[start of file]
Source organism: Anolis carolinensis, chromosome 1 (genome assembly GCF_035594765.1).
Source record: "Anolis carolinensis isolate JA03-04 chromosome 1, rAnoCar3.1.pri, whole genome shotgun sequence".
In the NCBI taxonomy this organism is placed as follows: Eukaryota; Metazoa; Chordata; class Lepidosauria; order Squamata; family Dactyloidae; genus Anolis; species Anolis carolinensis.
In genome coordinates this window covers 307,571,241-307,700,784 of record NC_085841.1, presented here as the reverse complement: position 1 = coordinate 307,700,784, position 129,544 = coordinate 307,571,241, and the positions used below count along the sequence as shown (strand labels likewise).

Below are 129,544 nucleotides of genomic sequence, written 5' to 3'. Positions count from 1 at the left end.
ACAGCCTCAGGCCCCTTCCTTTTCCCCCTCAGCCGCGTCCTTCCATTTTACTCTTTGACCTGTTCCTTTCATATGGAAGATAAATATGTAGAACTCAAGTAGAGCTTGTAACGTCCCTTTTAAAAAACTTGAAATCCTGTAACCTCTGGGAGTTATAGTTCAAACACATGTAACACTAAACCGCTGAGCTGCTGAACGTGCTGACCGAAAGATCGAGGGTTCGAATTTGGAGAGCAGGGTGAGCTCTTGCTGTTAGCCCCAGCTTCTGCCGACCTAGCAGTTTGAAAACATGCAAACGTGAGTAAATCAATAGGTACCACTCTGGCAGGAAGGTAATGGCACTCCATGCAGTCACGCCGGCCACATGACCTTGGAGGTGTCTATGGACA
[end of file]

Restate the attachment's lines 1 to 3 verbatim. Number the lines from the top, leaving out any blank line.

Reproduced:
Source organism: Anolis carolinensis, chromosome 1 (genome assembly GCF_035594765.1).
Source record: "Anolis carolinensis isolate JA03-04 chromosome 1, rAnoCar3.1.pri, whole genome shotgun sequence".
In the NCBI taxonomy this organism is placed as follows: Eukaryota; Metazoa; Chordata; class Lepidosauria; order Squamata; family Dactyloidae; genus Anolis; species Anolis carolinensis.